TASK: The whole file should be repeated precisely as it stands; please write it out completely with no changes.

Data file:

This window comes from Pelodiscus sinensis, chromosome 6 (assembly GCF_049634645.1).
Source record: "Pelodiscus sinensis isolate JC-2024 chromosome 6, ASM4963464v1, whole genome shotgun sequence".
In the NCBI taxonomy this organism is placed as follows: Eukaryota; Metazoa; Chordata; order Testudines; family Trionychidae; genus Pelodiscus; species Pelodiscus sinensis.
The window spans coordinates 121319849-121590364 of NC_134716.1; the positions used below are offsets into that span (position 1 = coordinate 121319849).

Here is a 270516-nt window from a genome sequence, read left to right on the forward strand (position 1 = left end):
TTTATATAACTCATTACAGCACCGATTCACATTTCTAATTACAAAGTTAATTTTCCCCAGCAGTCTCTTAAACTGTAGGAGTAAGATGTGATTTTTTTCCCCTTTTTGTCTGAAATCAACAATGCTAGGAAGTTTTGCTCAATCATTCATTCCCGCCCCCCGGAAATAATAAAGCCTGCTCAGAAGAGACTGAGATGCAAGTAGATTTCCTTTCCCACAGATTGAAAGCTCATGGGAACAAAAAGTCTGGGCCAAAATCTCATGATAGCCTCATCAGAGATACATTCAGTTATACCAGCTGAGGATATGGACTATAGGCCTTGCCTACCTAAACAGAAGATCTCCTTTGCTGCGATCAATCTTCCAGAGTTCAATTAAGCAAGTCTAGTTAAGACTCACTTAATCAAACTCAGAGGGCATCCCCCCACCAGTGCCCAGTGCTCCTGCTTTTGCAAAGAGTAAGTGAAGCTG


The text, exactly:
This window comes from Pelodiscus sinensis, chromosome 6 (assembly GCF_049634645.1).
Source record: "Pelodiscus sinensis isolate JC-2024 chromosome 6, ASM4963464v1, whole genome shotgun sequence".
In the NCBI taxonomy this organism is placed as follows: Eukaryota; Metazoa; Chordata; order Testudines; family Trionychidae; genus Pelodiscus; species Pelodiscus sinensis.
The window spans coordinates 121319849-121590364 of NC_134716.1; the positions used below are offsets into that span (position 1 = coordinate 121319849).

Here is a 270516-nt window from a genome sequence, read left to right on the forward strand (position 1 = left end):
TTTATATAACTCATTACAGCACCGATTCACATTTCTAATTACAAAGTTAATTTTCCCCAGCAGTCTCTTAAACTGTAGGAGTAAGATGTGATTTTTTTCCCCTTTTTGTCTGAAATCAACAATGCTAGGAAGTTTTGCTCAATCATTCATTCCCGCCCCCCGGAAATAATAAAGCCTGCTCAGAAGAGACTGAGATGCAAGTAGATTTCCTTTCCCACAGATTGAAAGCTCATGGGAACAAAAAGTCTGGGCCAAAATCTCATGATAGCCTCATCAGAGATACATTCAGTTATACCAGCTGAGGATATGGACTATAGGCCTTGCCTACCTAAACAGAAGATCTCCTTTGCTGCGATCAATCTTCCAGAGTTCAATTAAGCAAGTCTAGTTAAGACTCACTTAATCAAACTCAGAGGGCATCCCCCCACCAGTGCCCAGTGCTCCTGCTTTTGCAAAGAGTAAGTGAAGCTG